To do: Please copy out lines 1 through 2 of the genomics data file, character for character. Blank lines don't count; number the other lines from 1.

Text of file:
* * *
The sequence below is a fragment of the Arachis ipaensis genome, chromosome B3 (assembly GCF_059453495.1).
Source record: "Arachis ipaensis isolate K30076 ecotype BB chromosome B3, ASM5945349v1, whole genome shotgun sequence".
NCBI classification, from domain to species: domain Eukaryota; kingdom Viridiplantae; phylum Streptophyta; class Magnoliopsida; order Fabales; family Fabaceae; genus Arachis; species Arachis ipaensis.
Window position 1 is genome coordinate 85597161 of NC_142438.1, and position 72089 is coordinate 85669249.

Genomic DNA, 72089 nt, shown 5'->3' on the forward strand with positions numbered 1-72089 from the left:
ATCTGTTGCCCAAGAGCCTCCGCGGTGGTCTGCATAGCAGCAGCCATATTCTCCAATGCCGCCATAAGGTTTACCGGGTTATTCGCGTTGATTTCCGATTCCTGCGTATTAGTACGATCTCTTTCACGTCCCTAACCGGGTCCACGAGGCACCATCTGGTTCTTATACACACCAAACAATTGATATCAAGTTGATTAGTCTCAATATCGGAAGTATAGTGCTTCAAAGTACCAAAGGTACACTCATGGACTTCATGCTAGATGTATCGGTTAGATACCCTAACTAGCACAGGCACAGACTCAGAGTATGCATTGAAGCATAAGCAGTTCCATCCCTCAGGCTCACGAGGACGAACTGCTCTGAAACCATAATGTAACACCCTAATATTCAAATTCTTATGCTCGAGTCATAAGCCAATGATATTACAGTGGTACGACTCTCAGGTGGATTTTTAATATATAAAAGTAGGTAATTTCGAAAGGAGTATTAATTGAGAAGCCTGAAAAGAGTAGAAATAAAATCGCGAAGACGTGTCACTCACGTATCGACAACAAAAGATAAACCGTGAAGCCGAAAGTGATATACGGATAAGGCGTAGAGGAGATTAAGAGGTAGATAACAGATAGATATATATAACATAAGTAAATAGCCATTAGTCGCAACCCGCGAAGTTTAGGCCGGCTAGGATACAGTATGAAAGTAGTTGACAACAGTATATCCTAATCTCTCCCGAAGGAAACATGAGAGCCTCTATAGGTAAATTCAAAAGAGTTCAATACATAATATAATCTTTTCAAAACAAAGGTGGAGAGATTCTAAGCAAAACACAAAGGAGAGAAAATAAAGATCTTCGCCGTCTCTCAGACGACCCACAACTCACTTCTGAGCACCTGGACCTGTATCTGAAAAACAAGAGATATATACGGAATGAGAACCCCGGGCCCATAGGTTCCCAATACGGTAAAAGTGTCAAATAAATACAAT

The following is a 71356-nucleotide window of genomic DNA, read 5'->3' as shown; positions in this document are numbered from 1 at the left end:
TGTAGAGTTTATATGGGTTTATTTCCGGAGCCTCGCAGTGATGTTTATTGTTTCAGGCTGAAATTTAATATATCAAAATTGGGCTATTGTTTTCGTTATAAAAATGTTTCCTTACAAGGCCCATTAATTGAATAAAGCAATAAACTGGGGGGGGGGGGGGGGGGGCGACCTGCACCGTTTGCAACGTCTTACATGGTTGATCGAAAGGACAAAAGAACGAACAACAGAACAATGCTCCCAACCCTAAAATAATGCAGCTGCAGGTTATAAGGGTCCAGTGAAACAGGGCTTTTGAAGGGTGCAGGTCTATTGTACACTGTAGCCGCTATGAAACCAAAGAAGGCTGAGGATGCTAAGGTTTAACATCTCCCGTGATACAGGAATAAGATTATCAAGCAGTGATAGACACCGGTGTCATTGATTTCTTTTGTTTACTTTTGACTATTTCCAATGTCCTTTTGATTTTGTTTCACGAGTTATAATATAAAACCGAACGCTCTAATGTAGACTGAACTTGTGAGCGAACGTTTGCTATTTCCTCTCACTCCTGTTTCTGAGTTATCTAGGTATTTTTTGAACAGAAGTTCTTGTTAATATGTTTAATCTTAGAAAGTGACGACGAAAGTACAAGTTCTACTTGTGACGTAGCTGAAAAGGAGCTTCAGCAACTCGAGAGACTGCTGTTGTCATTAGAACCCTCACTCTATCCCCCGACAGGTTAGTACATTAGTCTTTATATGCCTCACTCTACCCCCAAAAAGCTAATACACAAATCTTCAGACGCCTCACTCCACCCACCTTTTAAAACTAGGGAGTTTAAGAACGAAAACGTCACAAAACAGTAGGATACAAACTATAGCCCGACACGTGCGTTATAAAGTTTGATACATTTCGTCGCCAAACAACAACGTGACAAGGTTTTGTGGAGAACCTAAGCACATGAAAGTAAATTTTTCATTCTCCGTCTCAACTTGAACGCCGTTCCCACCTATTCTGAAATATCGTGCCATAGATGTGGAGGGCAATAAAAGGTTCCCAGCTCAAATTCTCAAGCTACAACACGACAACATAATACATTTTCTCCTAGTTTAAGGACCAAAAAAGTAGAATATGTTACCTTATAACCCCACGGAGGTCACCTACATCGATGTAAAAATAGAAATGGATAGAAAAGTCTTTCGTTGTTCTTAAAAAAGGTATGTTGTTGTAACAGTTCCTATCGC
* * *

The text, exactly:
The sequence below is a fragment of the Arachis ipaensis genome, chromosome B3 (assembly GCF_059453495.1).
Source record: "Arachis ipaensis isolate K30076 ecotype BB chromosome B3, ASM5945349v1, whole genome shotgun sequence".